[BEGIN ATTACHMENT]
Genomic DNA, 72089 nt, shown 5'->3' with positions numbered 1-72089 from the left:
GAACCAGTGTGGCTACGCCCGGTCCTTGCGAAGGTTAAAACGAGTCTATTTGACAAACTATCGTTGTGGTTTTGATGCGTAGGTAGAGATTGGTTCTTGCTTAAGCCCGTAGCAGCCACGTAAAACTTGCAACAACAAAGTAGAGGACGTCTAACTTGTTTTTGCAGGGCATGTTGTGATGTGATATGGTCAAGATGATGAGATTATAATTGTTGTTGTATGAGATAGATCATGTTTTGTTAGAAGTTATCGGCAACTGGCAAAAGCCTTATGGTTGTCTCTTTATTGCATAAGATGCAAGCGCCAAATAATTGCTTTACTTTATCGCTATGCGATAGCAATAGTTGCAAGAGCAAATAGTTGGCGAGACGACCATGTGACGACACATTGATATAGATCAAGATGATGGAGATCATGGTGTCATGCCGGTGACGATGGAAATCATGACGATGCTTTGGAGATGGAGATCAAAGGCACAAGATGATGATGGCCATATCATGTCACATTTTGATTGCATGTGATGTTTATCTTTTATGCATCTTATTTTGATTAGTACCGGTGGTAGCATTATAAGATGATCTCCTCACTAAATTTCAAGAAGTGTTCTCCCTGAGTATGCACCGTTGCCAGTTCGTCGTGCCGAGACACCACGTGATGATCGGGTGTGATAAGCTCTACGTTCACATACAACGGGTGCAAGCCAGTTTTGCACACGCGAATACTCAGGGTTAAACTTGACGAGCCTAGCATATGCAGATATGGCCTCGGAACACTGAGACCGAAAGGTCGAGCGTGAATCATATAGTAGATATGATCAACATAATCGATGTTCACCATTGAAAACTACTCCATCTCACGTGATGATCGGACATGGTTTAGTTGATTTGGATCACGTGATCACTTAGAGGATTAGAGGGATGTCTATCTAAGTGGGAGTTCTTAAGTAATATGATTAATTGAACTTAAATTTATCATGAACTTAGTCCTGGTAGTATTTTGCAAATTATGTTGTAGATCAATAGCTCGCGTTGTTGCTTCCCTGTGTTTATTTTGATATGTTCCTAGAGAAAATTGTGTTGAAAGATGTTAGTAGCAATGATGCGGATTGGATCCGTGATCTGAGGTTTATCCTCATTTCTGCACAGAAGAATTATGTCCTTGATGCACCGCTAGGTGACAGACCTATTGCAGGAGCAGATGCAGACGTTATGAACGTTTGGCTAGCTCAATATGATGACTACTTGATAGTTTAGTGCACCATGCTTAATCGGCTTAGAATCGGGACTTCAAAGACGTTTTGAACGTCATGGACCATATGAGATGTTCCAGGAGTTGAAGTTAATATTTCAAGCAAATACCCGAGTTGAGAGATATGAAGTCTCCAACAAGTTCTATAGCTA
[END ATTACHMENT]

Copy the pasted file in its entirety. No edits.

Genomic DNA, 72089 nt, shown 5'->3' with positions numbered 1-72089 from the left:
GAACCAGTGTGGCTACGCCCGGTCCTTGCGAAGGTTAAAACGAGTCTATTTGACAAACTATCGTTGTGGTTTTGATGCGTAGGTAGAGATTGGTTCTTGCTTAAGCCCGTAGCAGCCACGTAAAACTTGCAACAACAAAGTAGAGGACGTCTAACTTGTTTTTGCAGGGCATGTTGTGATGTGATATGGTCAAGATGATGAGATTATAATTGTTGTTGTATGAGATAGATCATGTTTTGTTAGAAGTTATCGGCAACTGGCAAAAGCCTTATGGTTGTCTCTTTATTGCATAAGATGCAAGCGCCAAATAATTGCTTTACTTTATCGCTATGCGATAGCAATAGTTGCAAGAGCAAATAGTTGGCGAGACGACCATGTGACGACACATTGATATAGATCAAGATGATGGAGATCATGGTGTCATGCCGGTGACGATGGAAATCATGACGATGCTTTGGAGATGGAGATCAAAGGCACAAGATGATGATGGCCATATCATGTCACATTTTGATTGCATGTGATGTTTATCTTTTATGCATCTTATTTTGATTAGTACCGGTGGTAGCATTATAAGATGATCTCCTCACTAAATTTCAAGAAGTGTTCTCCCTGAGTATGCACCGTTGCCAGTTCGTCGTGCCGAGACACCACGTGATGATCGGGTGTGATAAGCTCTACGTTCACATACAACGGGTGCAAGCCAGTTTTGCACACGCGAATACTCAGGGTTAAACTTGACGAGCCTAGCATATGCAGATATGGCCTCGGAACACTGAGACCGAAAGGTCGAGCGTGAATCATATAGTAGATATGATCAACATAATCGATGTTCACCATTGAAAACTACTCCATCTCACGTGATGATCGGACATGGTTTAGTTGATTTGGATCACGTGATCACTTAGAGGATTAGAGGGATGTCTATCTAAGTGGGAGTTCTTAAGTAATATGATTAATTGAACTTAAATTTATCATGAACTTAGTCCTGGTAGTATTTTGCAAATTATGTTGTAGATCAATAGCTCGCGTTGTTGCTTCCCTGTGTTTATTTTGATATGTTCCTAGAGAAAATTGTGTTGAAAGATGTTAGTAGCAATGATGCGGATTGGATCCGTGATCTGAGGTTTATCCTCATTTCTGCACAGAAGAATTATGTCCTTGATGCACCGCTAGGTGACAGACCTATTGCAGGAGCAGATGCAGACGTTATGAACGTTTGGCTAGCTCAATATGATGACTACTTGATAGTTTAGTGCACCATGCTTAATCGGCTTAGAATCGGGACTTCAAAGACGTTTTGAACGTCATGGACCATATGAGATGTTCCAGGAGTTGAAGTTAATATTTCAAGCAAATACCCGAGTTGAGAGATATGAAGTCTCCAACAAGTTCTATAGCTA